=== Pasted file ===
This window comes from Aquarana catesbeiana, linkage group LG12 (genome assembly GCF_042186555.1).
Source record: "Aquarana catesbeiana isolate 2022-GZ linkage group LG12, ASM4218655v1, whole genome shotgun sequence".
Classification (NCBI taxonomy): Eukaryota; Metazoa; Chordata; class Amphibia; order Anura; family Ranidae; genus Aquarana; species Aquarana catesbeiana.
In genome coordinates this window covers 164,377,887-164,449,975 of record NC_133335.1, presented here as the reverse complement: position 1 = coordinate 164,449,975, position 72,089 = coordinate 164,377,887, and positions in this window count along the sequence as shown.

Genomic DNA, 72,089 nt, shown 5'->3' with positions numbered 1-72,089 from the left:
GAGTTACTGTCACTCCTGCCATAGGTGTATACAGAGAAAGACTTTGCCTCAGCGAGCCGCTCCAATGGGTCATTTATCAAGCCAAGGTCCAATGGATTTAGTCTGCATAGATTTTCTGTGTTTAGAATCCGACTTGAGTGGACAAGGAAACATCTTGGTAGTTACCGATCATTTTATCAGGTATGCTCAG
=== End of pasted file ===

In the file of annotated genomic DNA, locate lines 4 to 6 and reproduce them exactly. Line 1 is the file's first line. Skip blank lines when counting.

In genome coordinates this window covers 164,377,887-164,449,975 of record NC_133335.1, presented here as the reverse complement: position 1 = coordinate 164,449,975, position 72,089 = coordinate 164,377,887, and positions in this window count along the sequence as shown.

Genomic DNA, 72,089 nt, shown 5'->3' with positions numbered 1-72,089 from the left:
GAGTTACTGTCACTCCTGCCATAGGTGTATACAGAGAAAGACTTTGCCTCAGCGAGCCGCTCCAATGGGTCATTTATCAAGCCAAGGTCCAATGGATTTAGTCTGCATAGATTTTCTGTGTTTAGAATCCGACTTGAGTGGACAAGGAAACATCTTGGTAGTTACCGATCATTTTATCAGGTATGCTCAG